Friday, July 22, 2011

Winter in Wartime: The complexities of heroism

Winter in Wartime (2008) • View trailer for Winter in Wartime
Four stars. Rating: R, for brief profanity, violence and dramatic intensity
By Derrick Bang

Children, bless their resilience, can find adventure in almost anything.

Director/co-scripter Martin Koolhoven’s Winter in Wartime, The Netherlands’ submission for the 2010 Academy Awards’ foreign-language film category — where it became one of the nine penultimate contenders, but missed the short-listed final five — takes place in January 1945 in Holland, in a rural village occupied by Nazi soldiers.
Michiel (Martijn Lakemeier, right) and his fellow villagers share the local roads
with German soldiers on a constant basis, and the wariness — on both sides —
never diminishes. For Michiel, the cautious circumspection grows even more
intense when he becomes involved with local Resistance activities ... where a
single mistake could result in arrest and severe punishment, not only for
himself, but for his entire family.

The film is based on Dutch author Jan Terlouw’s semi-autobiographical best-selling novel, 1972’s Oorlongswinter; Terlouw spent five years under German occupation during World War II, and his father, a vicar, was twice arrested and threatened with execution. The author designed his book for young readers, but Koolhoven structures his film more for adult viewers ... while maintaining the focus on a 13-year-old protagonist who loses his innocence in the space of a few short weeks.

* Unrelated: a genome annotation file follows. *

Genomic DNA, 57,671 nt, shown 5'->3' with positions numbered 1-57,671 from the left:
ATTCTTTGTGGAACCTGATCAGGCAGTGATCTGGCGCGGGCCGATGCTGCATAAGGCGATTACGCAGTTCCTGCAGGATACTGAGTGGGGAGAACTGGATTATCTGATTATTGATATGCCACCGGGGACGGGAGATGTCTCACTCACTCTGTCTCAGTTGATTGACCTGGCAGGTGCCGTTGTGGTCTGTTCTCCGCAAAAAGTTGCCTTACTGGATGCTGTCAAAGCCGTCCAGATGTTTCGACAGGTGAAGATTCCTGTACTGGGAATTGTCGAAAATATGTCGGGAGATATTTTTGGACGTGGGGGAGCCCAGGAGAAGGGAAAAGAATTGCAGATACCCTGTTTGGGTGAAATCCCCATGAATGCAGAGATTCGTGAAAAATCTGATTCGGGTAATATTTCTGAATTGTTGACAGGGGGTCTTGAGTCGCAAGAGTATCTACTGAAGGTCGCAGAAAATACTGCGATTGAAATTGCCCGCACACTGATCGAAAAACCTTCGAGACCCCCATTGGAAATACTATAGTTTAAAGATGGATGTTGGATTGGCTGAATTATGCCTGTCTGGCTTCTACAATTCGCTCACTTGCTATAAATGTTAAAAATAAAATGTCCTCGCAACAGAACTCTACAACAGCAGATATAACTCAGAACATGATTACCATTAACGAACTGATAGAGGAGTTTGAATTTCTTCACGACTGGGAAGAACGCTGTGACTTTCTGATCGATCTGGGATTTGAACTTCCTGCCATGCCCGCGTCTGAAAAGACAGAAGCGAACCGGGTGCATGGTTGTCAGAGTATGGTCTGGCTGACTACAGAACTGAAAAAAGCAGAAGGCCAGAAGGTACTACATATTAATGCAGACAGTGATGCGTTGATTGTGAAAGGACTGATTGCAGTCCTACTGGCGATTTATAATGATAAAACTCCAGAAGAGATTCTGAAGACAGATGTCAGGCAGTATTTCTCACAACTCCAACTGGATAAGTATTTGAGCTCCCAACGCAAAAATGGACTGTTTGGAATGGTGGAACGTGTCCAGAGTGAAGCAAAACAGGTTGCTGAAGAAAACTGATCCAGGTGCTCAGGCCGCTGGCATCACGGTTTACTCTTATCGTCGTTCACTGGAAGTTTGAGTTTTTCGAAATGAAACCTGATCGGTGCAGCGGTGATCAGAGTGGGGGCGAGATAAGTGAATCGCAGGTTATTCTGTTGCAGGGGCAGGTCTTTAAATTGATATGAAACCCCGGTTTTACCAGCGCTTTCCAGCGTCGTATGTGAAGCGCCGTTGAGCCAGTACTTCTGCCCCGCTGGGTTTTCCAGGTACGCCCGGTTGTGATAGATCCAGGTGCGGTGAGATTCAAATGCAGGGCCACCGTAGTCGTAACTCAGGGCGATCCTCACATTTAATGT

Michiel (Martijn Lakemeier) and his best friend Theo (Jessie van Driel) are excited when an Allied plane crashes in the nearby woods; despite the presence of investigating German soldiers who don’t want the townsfolk anywhere near the wreck, the two boys sneak close and pilfer a few small items.

I was reminded, by the boys’ casual disregard for personal safety, of director John Boorman’s similarly autobiographical Hope and Glory; this film is set during the London Blitz, when Boorman's younger childhood self found thrilling excitement even in that ghastly, unrelenting experience. Kids simply weave their own magic.

Ah, but Michiel gets caught and hauled in front of the senior Nazi officer, who relents and releases the boy after learning that he’s the mayor’s son.

Rather than feeling grateful, though, Michiel is ashamed by the apparent way in which his father, Johan (Raymond Thiry) cozies up to the Nazis. This seems a betrayal in the boy’s eyes, particularly when compared to the activities of his favorite uncle — Ben (Yorick van Wageningen), Johan’s brother — who works with the local Resistance. Visits from Uncle Ben always are accompanied by stolen ration cards and clandestine food items, such as prized tins of sardines.